Dave Tobias hit another great show last week in San Francisco and files this report.
Foxygen joined Unknown Mortal Orchestra for a sold out show at the Great American Music Hall on Wednesday night. There’s been a lot of buzz recently about the opener, Foxygen, as they’ve garnered some significantly positive press around their full-length debut on Jagjaguwar, We Are the 21st Century Ambassadors of Peace and Magic. While the name of both the band and the record could lead one to believe that they’re not taking things seriously, Foxygen’s live show proved they are anything but flippant.
Sure, there was the pretension of a young band playing on larger stages for the first time, particularly in their strikingly juvenile stage banter. But, what can you expect from a group in their early twenties? They probably have huge heads at this point. Their live show, however, showed that Foxygen’s ambitions are much greater than playing sold out club shows. For a young band, their musical command of the stage was impressive. They were entertaining, engaging with the audience, and downright fun. Their take on classic rock is a breath of fresh air in a musical landscape obsessed with “new sounds.” They have studied the hell out of their parents’ record collections and developed a sound that harkens back to times of traditional, inventive songwriting. Highlights were a rollicking version of the title track from their latest effort, and more amped up takes on “No Destruction” and “San Francisco”. Overall, it was a wonderful effort from a young band well worth checking out.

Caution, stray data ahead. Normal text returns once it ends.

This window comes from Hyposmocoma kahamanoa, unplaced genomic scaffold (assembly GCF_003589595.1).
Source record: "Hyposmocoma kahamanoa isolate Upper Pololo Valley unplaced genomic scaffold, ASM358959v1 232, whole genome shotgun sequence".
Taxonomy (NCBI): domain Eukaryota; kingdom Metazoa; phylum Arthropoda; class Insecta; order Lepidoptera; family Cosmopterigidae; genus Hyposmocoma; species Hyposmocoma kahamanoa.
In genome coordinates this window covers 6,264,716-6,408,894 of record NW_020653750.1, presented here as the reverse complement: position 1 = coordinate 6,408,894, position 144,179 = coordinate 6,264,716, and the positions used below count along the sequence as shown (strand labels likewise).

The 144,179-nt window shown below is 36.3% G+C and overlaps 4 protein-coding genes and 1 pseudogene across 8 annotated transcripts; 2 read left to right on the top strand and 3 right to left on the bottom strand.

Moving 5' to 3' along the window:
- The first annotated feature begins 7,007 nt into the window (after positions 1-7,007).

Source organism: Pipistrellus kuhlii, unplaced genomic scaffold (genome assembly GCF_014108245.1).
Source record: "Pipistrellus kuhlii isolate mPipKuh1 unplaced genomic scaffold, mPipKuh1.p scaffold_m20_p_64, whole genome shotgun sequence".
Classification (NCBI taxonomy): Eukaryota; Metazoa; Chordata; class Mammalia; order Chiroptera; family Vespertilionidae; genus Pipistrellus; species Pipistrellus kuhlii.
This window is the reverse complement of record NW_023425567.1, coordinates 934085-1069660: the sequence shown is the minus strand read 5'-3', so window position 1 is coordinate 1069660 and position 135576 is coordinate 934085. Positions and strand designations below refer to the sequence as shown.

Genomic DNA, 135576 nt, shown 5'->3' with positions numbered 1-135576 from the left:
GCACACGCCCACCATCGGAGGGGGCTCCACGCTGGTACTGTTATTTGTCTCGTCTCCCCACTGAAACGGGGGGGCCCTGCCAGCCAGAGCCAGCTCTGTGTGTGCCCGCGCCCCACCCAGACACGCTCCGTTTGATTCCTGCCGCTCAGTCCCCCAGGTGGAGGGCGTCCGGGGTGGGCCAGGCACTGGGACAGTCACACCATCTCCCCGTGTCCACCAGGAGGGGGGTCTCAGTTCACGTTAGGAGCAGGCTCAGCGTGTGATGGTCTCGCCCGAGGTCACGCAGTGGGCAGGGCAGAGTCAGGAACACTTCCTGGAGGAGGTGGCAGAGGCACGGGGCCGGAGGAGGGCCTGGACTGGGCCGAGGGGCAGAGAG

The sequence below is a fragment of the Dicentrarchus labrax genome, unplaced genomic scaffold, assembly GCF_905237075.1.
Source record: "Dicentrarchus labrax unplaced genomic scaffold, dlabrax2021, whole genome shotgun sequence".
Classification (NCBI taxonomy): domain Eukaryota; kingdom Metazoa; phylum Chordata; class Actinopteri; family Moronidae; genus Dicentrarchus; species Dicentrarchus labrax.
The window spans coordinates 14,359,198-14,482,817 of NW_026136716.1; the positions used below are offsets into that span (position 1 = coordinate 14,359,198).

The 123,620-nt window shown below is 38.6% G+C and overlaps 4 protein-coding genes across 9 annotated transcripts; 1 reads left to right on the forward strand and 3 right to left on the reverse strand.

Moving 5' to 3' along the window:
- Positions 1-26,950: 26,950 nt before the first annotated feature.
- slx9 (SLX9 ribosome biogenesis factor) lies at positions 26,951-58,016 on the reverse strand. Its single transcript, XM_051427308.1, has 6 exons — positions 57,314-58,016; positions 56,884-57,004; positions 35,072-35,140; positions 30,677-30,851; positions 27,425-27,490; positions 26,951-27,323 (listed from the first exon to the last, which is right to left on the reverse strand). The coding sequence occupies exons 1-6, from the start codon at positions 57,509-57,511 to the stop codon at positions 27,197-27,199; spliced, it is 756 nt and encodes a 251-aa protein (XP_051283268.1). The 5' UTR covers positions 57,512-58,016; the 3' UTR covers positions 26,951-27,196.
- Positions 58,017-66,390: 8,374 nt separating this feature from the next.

Whereas Foxygen exemplified youthful energy on stage, headliner Unknown Mortal Orchestra showed the precision of a well-oiled musical powerhouse. UMO has developed a bit of cult following on the West Coast, and they completely lived up to expectations on Wednesday night. Their unique blend of garage soul was a nice pairing to the retro efforts of their opener, and showed why they’ve been championed by artists as diverse as Questlove and Grizzly Bear. They appeared most at home in the realm of psychedelic grooves, as lead singer and guitarist Ruban Nielson owned the performance with his atmospherics. Their live show is heavy on the jam, but doesn’t noodle or drift the way so many in that genre can. The new material from their underrated sophomore release, II¸ shined most brilliantly on this evening.
Both bands deserve much larger stages and audiences, and will absolutely decimate the festival circuit this summer. On this night, however, they were content with making every listener leave fulfilled.
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